Mary Celestia Parler
Sung by Mrs. Attie Dillingham Fayetteville, Arkansas June 5, 1959
Reel 318, Item 3
"—that my aunt, Mrs. Clara Davis, there in Kentucky used to sing when I was a small child." (MCP: This is basically The Jealous
Deep, deep into the valley,
Where the flowers played and bloomed,
There lies our own Pearl Bryan,
In her dark and silent tomb.
She died not broken-hearted,
Nor lingering sickness fell,
But in an instant parting From the one she loved so well.
One night when the moon shone brightly,
And the stars were shining too,
Up to her cottage window Her jealous lover drew.
Come, Pearl, let’s take a ramble,
O’er the meadow, sweet and gay,
Where noone can disturb us,
We’ll name our wedding day.
Deep, deep into the valley He led his love so dear,
Said she, 'Tis for thee only That I would ramble here.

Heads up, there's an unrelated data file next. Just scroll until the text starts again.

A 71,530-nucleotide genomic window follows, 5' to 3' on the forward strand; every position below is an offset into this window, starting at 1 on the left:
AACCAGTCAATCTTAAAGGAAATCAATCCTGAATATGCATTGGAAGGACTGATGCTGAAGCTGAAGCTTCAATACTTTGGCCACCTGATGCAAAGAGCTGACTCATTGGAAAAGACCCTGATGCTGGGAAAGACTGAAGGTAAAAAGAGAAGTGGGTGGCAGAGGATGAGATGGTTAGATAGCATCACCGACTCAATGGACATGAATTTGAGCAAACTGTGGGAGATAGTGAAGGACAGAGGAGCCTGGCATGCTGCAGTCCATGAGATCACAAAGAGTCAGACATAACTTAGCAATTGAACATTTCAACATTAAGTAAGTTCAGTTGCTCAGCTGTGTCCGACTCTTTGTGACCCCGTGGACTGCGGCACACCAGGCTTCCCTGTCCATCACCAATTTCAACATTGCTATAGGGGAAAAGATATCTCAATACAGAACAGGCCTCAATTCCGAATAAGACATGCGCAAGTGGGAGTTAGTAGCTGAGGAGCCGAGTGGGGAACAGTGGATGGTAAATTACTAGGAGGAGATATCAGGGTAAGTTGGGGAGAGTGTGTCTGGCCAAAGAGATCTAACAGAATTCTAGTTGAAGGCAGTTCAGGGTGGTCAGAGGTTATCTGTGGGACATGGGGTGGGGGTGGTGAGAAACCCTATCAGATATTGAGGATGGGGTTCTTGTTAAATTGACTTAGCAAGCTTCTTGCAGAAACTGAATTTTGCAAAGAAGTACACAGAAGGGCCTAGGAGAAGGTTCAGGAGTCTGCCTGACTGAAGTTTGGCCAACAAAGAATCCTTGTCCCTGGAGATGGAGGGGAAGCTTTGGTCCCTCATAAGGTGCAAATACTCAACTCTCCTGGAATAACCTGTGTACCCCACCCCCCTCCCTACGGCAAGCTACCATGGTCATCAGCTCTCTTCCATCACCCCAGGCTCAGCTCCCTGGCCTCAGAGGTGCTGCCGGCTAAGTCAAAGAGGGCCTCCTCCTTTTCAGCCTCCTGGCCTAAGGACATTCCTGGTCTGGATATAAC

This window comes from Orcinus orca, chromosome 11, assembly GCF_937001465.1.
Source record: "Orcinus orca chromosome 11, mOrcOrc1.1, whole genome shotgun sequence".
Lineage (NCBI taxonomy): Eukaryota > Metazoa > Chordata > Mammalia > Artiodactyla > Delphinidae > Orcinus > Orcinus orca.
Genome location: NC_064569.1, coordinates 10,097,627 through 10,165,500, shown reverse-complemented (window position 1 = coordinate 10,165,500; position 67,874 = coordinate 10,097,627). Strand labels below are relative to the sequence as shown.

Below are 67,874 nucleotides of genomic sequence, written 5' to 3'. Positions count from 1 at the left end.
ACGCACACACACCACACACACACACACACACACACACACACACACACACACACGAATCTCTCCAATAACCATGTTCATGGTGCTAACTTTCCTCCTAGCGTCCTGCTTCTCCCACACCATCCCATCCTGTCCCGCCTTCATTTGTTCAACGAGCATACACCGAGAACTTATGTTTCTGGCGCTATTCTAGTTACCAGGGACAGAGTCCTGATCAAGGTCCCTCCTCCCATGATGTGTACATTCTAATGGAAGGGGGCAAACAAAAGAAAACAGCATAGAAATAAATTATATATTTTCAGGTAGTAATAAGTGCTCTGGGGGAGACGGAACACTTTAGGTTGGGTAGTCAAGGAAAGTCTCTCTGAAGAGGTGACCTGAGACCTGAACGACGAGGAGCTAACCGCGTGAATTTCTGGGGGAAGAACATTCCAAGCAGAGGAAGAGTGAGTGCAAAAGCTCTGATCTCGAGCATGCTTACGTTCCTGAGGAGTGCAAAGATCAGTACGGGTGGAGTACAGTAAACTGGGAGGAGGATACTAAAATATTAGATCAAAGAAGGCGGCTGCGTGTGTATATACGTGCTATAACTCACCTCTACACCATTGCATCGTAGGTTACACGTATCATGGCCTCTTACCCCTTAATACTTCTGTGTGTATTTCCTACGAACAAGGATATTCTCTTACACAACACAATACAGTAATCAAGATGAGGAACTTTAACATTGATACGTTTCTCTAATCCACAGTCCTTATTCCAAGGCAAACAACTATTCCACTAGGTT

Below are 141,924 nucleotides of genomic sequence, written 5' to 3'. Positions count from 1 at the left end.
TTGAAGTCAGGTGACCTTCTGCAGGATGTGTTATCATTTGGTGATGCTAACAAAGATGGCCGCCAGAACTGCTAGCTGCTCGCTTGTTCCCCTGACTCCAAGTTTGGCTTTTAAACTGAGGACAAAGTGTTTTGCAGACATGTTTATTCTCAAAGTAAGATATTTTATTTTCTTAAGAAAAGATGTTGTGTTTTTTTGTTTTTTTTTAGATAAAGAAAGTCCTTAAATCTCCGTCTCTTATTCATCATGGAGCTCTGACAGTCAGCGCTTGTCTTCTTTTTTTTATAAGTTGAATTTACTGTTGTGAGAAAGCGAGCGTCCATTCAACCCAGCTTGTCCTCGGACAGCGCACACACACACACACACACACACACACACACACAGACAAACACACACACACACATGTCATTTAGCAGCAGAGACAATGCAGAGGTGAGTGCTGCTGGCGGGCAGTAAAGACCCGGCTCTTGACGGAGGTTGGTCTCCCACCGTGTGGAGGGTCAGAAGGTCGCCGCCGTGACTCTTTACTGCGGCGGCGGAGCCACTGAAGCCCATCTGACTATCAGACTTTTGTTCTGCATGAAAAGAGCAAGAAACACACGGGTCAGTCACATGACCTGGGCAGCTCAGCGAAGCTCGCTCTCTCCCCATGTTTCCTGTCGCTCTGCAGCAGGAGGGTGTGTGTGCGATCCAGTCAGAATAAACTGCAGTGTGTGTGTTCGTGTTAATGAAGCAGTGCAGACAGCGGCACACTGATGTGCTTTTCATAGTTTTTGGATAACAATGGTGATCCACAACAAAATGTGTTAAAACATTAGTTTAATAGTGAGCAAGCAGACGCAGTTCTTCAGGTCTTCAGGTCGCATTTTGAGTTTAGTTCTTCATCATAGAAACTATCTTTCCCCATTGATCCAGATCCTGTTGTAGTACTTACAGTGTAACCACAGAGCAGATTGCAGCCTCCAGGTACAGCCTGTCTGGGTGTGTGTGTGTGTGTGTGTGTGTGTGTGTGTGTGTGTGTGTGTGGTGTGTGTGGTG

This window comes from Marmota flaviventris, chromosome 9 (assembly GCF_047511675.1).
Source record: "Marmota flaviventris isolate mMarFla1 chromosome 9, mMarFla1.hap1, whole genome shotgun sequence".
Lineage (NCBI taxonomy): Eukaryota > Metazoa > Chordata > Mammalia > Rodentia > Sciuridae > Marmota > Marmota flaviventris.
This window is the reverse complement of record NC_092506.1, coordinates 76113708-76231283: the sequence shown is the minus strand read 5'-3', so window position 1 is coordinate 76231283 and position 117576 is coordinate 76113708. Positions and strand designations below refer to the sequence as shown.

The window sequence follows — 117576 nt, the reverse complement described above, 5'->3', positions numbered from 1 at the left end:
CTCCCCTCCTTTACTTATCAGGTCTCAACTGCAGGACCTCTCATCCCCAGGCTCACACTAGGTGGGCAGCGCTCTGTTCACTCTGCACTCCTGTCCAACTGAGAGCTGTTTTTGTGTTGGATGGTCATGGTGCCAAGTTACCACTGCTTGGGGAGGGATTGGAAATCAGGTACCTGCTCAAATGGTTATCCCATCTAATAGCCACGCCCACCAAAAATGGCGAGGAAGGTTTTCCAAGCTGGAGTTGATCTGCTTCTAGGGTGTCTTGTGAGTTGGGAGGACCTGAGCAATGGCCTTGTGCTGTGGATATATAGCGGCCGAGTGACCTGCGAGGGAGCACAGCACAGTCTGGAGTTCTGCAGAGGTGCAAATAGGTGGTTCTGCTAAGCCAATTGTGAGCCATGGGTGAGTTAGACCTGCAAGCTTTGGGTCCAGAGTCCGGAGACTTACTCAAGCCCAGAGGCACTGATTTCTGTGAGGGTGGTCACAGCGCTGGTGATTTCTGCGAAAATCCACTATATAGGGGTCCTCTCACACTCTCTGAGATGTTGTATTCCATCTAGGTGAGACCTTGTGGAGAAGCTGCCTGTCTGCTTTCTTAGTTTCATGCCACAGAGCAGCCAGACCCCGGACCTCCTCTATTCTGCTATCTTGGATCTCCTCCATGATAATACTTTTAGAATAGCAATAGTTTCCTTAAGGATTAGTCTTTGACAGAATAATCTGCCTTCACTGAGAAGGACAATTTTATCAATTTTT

The way is dark and dreary,
And I'm afraid to stay,
Of rambling I've grown weary,
I would retrace my way.
Retrace your way, no never,
These woods no more you'll roam,
So bid farewell forever To parents, friends, and home.
(Cont'd)Pearl Bryan Reel 318, Item 3 Continued
Down in these woods I have you,
From my arms you cannot fly,
No human arms can save you,
Pearl Bryan, you must die.
Down on her knees before him She pleaded for her life,
Into her snow-white bosom He plunged the fatal knife.
What have I done, Scott Jackson,
That you should take my life?
You know I always loved you And would have been your wife.
Farewell, my loving parents,
You'll never see me more,
Long, long you'll wait for my coming By the little cottage door.
But I'll forgive you, Jackson,
With my last and dying breath,
Her pulse had ceased its beating,
Her eyes were closed in death.
"This tragedy happened at Greencastle, Indiana, right across the river from Fort Thomas, Kentucky, I imagine about the turn of the century."
Click tabs to swap between content that is broken into logical sections.